Since 2009, paid FBI informants have played a central role in nearly 50% of all domestic terrorism cases. Informants, who can earn up to $100,000 per case, are instructed to build relationships with persons of interest. The film (T)ERROR [premiering on PBS February 22; check local listings] focuses on one of these informants, operating under the pseudonym Shariff, who for decades has worked on counterterrorism cases in Pittsburgh. Over the years Shariff’s efforts have contributed to the foiling of several terrorist plots, but his last assignment, as documented in the film, becomes increasingly precarious when Shariff entertains second thoughts about the ethics of his work, inviting repercussions from his FBI handlers.
(T)ERROR was shot without the knowledge of the FBI, and we only witness the bureau’s handling of Shariff from the informant’s perspective, mostly via cryptic text messages. I was curious to find out whether Shariff’s treatment was conventional, so I tracked down an FBI agent who’d worked with informants before. It wasn’t easy to find a handler who’d speak on the record, and the person who did finally agree to chat about it was someone who’d retired from the Bureau awhile back.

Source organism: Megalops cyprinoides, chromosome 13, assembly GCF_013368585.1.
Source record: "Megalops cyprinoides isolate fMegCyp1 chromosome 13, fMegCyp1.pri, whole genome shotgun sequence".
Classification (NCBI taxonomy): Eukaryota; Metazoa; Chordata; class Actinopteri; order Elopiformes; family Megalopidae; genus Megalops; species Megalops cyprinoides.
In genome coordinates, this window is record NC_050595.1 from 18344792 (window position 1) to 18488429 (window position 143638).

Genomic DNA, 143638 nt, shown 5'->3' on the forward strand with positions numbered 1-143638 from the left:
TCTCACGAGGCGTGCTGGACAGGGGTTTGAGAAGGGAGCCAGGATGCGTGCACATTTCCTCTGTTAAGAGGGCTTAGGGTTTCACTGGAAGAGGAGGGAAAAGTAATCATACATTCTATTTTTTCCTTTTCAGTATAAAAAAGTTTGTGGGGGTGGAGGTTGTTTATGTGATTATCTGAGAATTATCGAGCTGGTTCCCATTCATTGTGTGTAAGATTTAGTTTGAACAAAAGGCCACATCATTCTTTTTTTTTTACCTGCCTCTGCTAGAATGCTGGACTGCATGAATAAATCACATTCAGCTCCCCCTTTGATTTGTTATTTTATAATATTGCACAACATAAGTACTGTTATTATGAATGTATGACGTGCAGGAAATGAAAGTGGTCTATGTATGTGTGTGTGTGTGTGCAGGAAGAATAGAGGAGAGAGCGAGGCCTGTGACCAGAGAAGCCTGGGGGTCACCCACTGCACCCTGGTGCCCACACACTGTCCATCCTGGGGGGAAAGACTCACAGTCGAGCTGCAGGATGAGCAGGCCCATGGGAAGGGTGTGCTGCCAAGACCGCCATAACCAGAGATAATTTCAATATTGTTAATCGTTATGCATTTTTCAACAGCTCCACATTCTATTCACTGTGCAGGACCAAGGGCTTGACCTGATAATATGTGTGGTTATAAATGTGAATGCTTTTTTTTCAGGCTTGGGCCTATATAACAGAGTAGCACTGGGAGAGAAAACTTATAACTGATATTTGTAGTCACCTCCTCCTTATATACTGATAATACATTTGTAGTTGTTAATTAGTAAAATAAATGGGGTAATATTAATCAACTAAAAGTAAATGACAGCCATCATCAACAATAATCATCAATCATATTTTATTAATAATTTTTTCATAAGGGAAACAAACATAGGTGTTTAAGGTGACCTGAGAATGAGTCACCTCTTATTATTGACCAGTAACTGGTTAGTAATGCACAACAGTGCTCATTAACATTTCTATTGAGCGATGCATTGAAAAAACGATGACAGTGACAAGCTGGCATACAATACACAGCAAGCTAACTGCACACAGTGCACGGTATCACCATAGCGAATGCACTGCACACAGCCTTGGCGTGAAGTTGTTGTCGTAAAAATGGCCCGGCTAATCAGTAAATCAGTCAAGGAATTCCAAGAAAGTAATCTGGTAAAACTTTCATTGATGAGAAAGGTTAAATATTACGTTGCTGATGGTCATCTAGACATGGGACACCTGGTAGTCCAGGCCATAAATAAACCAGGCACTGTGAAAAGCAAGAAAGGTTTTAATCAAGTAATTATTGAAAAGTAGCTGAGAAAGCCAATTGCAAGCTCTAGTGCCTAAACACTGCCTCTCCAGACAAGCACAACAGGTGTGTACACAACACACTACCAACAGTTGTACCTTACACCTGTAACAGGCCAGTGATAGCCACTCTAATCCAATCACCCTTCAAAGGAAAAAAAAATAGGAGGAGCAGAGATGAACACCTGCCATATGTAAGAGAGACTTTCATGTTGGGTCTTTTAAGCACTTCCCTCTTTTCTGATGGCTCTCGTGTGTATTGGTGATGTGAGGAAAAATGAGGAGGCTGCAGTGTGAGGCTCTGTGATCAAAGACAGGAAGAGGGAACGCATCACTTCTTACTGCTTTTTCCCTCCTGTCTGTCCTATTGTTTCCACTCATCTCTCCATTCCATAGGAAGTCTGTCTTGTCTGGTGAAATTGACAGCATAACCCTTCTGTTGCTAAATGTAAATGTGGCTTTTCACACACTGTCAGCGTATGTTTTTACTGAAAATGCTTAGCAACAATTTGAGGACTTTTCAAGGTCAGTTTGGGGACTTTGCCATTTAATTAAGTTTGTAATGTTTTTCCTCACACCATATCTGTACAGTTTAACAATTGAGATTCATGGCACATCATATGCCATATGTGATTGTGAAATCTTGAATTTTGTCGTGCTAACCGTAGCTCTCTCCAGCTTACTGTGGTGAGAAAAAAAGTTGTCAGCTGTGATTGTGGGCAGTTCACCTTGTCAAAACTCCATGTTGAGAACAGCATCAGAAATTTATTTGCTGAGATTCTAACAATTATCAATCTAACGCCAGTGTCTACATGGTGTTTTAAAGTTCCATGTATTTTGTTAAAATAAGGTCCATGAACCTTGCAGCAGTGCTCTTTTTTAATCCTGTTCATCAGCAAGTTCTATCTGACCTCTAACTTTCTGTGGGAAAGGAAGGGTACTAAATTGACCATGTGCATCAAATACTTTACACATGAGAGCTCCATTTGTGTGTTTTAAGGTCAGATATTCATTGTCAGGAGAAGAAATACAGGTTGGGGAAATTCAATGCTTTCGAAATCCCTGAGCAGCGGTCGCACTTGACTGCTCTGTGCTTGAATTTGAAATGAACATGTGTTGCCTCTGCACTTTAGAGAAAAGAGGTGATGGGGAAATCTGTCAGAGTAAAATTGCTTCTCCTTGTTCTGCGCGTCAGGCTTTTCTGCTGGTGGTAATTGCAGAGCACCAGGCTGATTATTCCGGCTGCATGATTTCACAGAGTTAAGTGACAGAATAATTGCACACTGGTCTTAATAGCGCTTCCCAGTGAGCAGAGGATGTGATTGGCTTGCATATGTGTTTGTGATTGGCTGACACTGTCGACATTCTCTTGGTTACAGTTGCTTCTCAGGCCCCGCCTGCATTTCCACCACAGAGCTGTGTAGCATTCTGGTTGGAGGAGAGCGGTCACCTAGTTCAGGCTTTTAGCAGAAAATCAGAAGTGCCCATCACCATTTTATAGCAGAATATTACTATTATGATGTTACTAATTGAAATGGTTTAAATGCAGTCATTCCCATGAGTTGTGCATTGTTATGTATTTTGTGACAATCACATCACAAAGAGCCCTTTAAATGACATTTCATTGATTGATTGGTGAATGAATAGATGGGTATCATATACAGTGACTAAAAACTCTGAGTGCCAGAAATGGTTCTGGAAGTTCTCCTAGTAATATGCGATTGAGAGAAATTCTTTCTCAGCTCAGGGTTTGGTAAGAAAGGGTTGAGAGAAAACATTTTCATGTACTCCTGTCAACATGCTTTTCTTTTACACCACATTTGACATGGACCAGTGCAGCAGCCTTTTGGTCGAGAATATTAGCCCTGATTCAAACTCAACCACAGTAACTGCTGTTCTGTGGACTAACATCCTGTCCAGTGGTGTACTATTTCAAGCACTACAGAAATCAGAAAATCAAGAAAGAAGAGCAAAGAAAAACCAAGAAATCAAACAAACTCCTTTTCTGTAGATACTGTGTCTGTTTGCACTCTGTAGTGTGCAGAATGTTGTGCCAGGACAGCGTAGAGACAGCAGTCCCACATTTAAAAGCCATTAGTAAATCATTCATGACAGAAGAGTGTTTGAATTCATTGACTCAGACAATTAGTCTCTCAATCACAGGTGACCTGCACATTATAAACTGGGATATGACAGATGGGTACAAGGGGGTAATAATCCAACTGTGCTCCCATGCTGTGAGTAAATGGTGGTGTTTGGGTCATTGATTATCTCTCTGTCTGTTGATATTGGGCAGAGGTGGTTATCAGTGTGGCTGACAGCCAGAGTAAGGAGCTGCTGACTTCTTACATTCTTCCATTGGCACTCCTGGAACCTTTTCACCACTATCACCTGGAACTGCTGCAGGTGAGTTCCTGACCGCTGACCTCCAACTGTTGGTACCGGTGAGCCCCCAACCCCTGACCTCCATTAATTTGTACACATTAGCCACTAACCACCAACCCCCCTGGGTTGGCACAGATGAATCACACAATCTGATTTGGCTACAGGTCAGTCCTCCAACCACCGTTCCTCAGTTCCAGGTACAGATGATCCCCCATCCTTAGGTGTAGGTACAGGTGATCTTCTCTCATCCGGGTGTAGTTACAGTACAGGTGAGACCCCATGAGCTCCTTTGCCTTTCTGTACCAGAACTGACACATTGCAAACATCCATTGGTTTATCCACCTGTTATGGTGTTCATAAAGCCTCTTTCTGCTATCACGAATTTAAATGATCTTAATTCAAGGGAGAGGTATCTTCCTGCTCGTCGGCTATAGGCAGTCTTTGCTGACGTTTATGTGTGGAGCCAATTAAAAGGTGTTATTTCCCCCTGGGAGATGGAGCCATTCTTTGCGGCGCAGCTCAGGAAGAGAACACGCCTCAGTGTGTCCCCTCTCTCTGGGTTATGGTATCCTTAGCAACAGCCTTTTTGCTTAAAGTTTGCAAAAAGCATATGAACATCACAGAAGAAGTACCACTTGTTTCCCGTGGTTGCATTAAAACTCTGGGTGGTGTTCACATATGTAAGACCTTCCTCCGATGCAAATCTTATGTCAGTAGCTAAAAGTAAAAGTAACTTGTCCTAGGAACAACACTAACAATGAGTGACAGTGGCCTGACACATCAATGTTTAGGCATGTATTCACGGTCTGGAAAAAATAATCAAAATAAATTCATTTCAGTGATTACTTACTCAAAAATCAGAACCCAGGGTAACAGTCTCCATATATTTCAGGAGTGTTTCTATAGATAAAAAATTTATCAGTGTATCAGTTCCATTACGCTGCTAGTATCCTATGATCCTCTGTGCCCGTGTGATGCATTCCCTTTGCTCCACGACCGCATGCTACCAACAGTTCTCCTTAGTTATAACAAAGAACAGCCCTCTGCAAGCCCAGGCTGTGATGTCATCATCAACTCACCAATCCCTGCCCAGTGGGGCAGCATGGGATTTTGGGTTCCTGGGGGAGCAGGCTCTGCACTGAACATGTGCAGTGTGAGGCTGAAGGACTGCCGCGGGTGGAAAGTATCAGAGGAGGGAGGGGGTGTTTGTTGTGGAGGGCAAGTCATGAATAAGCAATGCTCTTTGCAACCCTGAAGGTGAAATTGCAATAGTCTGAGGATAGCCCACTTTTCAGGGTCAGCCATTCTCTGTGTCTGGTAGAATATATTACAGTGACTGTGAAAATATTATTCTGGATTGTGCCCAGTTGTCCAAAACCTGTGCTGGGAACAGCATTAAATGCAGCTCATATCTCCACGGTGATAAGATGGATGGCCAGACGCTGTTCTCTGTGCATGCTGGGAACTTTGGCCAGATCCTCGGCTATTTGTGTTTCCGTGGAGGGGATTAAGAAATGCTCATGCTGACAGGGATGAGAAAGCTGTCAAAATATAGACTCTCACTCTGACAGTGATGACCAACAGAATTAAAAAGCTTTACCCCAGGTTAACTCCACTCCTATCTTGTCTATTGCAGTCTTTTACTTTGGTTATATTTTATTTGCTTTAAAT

Rick Smith, now a private security expert in San Francisco, ended up being the perfect source. The knowledgeable former agent later became Media Representative for the San Francisco Division of the FBI, where he was responsible for handling all FBI matters, including the Polly Klaas kidnapping case and the UNABOM investigation. In 1995, he was promoted to Supervisor of the Russian Counterintelligence Squad.
While Smith said he found the story presented in (T)ERROR very interesting, we talked about broader topics touched on in the film. Here are highlights from our chat.
I worked in foreign counterintelligence during the Cold War — Soviet and KGB counterintelligence. You had to have sources. Developing them was the most important thing you did. Everybody who works in the FBI has to have sources or you’re not doing your job. It’s a little more complicated and different today, because about 35% of the agents today work specifically on terrorism and it’s more difficult to develop those types of sources, because of the cultural differences.
So we tried to develop informants. Now this was a different era, it was against the Soviets and it was all about the intelligence officers and how we targeted them, how we tried to learn who was who, what they were doing, who they were in contact with. And then we would interject ourselves, try to contact those same people. Making sure they cooperated with us and not with them. And make sure that there weren’t any spies out there that were spying on the United States.
So what are the differences between that Cold War era and now when it comes to the role of informants?
There are major differences. When I retired from FBI, it was something like 5-10% of entire FBI agents then were working for counterterrorism; now it’s more like 30-35%. That’s a tremendous difference. There are different squads in each division, there are 56 field offices, and each field office has a counterterrorism unit.
It used to be 50% criminal, 50% counterintelligence. Now it’s much more about counterterrorism and counterintelligence.